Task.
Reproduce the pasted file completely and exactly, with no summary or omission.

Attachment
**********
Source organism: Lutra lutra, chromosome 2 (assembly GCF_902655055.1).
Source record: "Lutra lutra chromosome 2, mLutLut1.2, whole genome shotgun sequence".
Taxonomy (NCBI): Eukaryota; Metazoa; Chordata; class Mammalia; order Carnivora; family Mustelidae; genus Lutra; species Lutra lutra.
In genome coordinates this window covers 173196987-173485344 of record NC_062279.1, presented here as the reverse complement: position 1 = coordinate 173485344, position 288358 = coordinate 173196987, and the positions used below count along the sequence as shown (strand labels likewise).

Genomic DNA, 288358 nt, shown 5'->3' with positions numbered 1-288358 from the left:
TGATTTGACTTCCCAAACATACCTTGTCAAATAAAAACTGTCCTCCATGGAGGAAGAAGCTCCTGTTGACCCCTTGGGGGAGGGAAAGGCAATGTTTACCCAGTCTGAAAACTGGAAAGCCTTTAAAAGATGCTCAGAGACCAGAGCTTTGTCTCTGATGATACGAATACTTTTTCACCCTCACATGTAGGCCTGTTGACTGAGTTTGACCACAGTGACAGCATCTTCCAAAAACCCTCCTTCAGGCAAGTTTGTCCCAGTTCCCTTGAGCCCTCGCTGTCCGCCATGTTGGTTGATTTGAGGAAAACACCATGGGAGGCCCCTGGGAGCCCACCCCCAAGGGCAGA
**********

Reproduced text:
Source organism: Lutra lutra, chromosome 2 (assembly GCF_902655055.1).
Source record: "Lutra lutra chromosome 2, mLutLut1.2, whole genome shotgun sequence".
Taxonomy (NCBI): Eukaryota; Metazoa; Chordata; class Mammalia; order Carnivora; family Mustelidae; genus Lutra; species Lutra lutra.
In genome coordinates this window covers 173196987-173485344 of record NC_062279.1, presented here as the reverse complement: position 1 = coordinate 173485344, position 288358 = coordinate 173196987, and the positions used below count along the sequence as shown (strand labels likewise).

Genomic DNA, 288358 nt, shown 5'->3' with positions numbered 1-288358 from the left:
TGATTTGACTTCCCAAACATACCTTGTCAAATAAAAACTGTCCTCCATGGAGGAAGAAGCTCCTGTTGACCCCTTGGGGGAGGGAAAGGCAATGTTTACCCAGTCTGAAAACTGGAAAGCCTTTAAAAGATGCTCAGAGACCAGAGCTTTGTCTCTGATGATACGAATACTTTTTCACCCTCACATGTAGGCCTGTTGACTGAGTTTGACCACAGTGACAGCATCTTCCAAAAACCCTCCTTCAGGCAAGTTTGTCCCAGTTCCCTTGAGCCCTCGCTGTCCGCCATGTTGGTTGATTTGAGGAAAACACCATGGGAGGCCCCTGGGAGCCCACCCCCAAGGGCAGA